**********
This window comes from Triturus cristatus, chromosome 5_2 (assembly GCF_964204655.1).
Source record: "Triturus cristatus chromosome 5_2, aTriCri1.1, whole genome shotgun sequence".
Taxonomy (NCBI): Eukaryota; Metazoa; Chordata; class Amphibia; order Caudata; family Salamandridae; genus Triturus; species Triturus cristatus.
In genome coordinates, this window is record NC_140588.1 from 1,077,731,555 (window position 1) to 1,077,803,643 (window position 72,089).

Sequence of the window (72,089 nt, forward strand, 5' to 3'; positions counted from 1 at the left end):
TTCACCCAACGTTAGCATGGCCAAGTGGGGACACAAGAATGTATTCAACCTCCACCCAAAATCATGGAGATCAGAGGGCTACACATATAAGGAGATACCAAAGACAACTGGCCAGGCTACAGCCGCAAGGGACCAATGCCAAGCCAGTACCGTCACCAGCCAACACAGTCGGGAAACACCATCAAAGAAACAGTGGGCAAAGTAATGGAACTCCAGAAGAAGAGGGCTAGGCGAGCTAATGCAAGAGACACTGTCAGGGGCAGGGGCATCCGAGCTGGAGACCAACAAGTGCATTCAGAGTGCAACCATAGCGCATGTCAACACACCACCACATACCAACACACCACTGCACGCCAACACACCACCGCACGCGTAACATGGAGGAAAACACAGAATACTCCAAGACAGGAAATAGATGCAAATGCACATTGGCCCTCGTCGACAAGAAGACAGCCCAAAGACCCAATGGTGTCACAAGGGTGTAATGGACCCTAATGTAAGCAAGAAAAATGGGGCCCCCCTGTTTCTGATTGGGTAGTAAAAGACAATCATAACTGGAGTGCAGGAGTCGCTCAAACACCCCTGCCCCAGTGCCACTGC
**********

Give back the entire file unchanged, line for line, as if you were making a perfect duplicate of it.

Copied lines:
This window comes from Triturus cristatus, chromosome 5_2 (assembly GCF_964204655.1).
Source record: "Triturus cristatus chromosome 5_2, aTriCri1.1, whole genome shotgun sequence".
Taxonomy (NCBI): Eukaryota; Metazoa; Chordata; class Amphibia; order Caudata; family Salamandridae; genus Triturus; species Triturus cristatus.
In genome coordinates, this window is record NC_140588.1 from 1,077,731,555 (window position 1) to 1,077,803,643 (window position 72,089).

Sequence of the window (72,089 nt, forward strand, 5' to 3'; positions counted from 1 at the left end):
TTCACCCAACGTTAGCATGGCCAAGTGGGGACACAAGAATGTATTCAACCTCCACCCAAAATCATGGAGATCAGAGGGCTACACATATAAGGAGATACCAAAGACAACTGGCCAGGCTACAGCCGCAAGGGACCAATGCCAAGCCAGTACCGTCACCAGCCAACACAGTCGGGAAACACCATCAAAGAAACAGTGGGCAAAGTAATGGAACTCCAGAAGAAGAGGGCTAGGCGAGCTAATGCAAGAGACACTGTCAGGGGCAGGGGCATCCGAGCTGGAGACCAACAAGTGCATTCAGAGTGCAACCATAGCGCATGTCAACACACCACCACATACCAACACACCACTGCACGCCAACACACCACCGCACGCGTAACATGGAGGAAAACACAGAATACTCCAAGACAGGAAATAGATGCAAATGCACATTGGCCCTCGTCGACAAGAAGACAGCCCAAAGACCCAATGGTGTCACAAGGGTGTAATGGACCCTAATGTAAGCAAGAAAAATGGGGCCCCCCTGTTTCTGATTGGGTAGTAAAAGACAATCATAACTGGAGTGCAGGAGTCGCTCAAACACCCCTGCCCCAGTGCCACTGC